Goodness knows that emotional support animals are controversial. There are people who ‘fake it’ although at the same time I certainly understanding needing to travel with an animal and not wanting to trust an airline with one that’s too big to fit underneath your seat.
I’ve traveled with my dog, though not in many years because he’s quite old. I always paid the pet in cabin fee.
My dog would rather be on the couch at home than under an airplane seat
Those fees are expensive, now often more than the cost of a ticket for a person and of course the pet is your full-sized carry on so you may also wind up having to pay checked bag fees. United charges $125 each way (and if you have a connection over 4 hours domestically, they charge an extra $125). No wonder a Congressman used campaign funds to pay pet in cabin fees for the family rabbit.
Here’s my little guy is using an airport pet relief station during a connection.
I’m fortunate he’s just 10 pounds and fits under the seat, because this story of a pet having to be shipped underneath the plane is just heartbreaking.
I am absolutely disgusted with the way UNITED AIRLINES is responding to my best friend, Jacob’s, death this past week.
Jacob was supposed to fly from Detroit to Portland with a 1 hour layover in Chicago. At 80 pounds, Jacob needed a giant crate for his journey and there was question as to whether or not it would fit on the plane. The airline agent in Detroit confirmed Jacob would fit on his first and second flight, no question.
Jacob went for a MANDATORY physical less than 24 hours before his flight, where he was cleared for airline travel with no previous health concerns.
When Jacob landed in Chicago, it was found that the airline agent LIED and he did not fit on the plane to Portland. He was then sent to a kennel over night, 20 HOURS, until the next flight out he could fit on.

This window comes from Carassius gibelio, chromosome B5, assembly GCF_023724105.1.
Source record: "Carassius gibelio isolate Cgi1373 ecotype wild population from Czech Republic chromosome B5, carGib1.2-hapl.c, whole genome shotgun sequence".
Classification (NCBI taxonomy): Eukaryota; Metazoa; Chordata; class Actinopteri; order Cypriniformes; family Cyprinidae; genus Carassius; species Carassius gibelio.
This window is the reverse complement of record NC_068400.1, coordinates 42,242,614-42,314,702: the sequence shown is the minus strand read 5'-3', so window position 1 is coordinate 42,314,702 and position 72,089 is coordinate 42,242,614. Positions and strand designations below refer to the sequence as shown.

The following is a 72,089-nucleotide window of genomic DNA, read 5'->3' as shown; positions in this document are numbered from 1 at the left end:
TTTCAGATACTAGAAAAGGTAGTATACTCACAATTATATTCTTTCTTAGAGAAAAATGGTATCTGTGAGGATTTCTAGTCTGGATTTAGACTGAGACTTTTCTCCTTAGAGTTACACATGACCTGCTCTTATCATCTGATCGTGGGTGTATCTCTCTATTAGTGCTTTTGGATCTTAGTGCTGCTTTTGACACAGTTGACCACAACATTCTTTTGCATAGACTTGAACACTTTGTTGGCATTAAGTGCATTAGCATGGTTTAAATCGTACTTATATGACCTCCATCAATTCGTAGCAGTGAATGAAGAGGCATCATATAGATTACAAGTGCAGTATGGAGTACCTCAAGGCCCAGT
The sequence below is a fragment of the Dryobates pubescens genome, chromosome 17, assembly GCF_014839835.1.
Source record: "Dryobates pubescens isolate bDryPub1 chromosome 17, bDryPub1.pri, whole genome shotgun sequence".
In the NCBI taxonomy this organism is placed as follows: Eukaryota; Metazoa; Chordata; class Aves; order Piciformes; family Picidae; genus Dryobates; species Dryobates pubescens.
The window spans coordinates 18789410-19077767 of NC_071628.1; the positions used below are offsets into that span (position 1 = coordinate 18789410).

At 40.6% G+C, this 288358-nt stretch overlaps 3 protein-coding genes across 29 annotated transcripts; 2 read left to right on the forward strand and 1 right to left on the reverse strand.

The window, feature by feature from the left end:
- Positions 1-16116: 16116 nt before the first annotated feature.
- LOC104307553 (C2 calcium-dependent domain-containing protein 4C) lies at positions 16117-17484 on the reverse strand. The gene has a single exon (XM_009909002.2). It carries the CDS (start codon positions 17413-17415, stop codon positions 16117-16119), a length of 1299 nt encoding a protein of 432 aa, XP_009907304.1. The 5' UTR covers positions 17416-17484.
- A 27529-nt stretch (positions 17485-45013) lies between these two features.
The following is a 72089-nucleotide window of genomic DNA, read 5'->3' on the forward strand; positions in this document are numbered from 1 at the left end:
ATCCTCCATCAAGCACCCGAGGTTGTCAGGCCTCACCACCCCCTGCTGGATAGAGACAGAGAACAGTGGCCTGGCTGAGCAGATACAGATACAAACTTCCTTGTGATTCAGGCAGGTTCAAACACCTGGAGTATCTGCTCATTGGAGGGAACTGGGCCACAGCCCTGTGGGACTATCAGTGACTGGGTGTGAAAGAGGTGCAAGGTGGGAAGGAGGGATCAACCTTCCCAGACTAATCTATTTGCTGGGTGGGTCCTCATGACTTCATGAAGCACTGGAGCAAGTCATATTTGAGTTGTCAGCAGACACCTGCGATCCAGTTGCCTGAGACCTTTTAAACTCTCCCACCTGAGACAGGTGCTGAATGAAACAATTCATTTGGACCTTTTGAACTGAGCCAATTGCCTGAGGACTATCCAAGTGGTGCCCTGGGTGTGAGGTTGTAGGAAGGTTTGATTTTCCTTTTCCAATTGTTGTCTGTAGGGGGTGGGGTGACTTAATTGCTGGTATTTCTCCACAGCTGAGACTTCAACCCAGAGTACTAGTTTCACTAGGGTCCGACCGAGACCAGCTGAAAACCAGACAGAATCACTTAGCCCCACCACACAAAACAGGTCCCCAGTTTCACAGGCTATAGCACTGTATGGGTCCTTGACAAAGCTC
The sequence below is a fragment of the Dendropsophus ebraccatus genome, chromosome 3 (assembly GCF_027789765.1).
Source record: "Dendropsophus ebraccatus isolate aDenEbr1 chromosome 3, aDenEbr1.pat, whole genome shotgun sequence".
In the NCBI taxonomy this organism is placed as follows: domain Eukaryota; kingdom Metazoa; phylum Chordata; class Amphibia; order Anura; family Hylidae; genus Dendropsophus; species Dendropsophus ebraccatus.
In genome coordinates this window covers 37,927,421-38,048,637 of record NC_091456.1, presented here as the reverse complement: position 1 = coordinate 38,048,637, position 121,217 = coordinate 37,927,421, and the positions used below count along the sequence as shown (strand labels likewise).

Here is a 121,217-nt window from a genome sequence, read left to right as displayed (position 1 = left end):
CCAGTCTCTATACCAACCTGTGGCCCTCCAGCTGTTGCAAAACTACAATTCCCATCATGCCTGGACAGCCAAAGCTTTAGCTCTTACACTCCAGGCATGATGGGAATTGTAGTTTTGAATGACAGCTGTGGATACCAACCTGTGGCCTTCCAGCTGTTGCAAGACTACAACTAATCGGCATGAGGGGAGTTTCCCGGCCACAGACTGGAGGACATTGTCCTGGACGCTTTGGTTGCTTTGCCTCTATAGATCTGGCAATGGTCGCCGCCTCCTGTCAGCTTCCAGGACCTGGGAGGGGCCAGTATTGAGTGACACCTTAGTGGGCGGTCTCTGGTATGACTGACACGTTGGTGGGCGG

The airline DID NOT ALLOW my mother to send food with Jacob, due to the intended short duration of his journey, even though it is mandated that the crates have a food bowl and their website states they may have a zip lock bag less than 1 pound of food attached to the top of their crate.
When Jacob finally arrived in Portland, he was disoriented and non-responsive. The United agent said the airline may have given him medication, but he didn’t know. The airline DOES NOT HAVE THE RIGHT to give medication, especially without telling us what, when, or why.
After his three hour journey to central Oregon, Jacob was still non-responsive, and getting worse. My very best friend who I was expecting to trample me with kisses barely even acknowledged my existence. There was clearly something wrong when he landed in Portland. He was not the same dog he was when he was in Detroit.
After rushing Jacob to the emergency vet when his breathing became scarce, he was pronounced dead after 8 min of CPR. His stomach flipped due to the stress of his journey that was 20 hours longer than expected, and suffocated his organs.
My heart just breaks reading this.
It’s not clear from the story, though, exactly what happened in Chicago.
It seems unlikely that the type of plane was at issue, both United Chicago – Portland flights are operated by Boeing 737s and while one is a 737-800 and the other a -900 United’s dog and cat checklist suggests the same kennel dimensions are accepted on all 737s (and a 20 hour overnight would suggest taking the same flight the next day — not the next flight in the morning).
I understand the desire for answers from United, but there’s nothing at all that will bring Jacob back.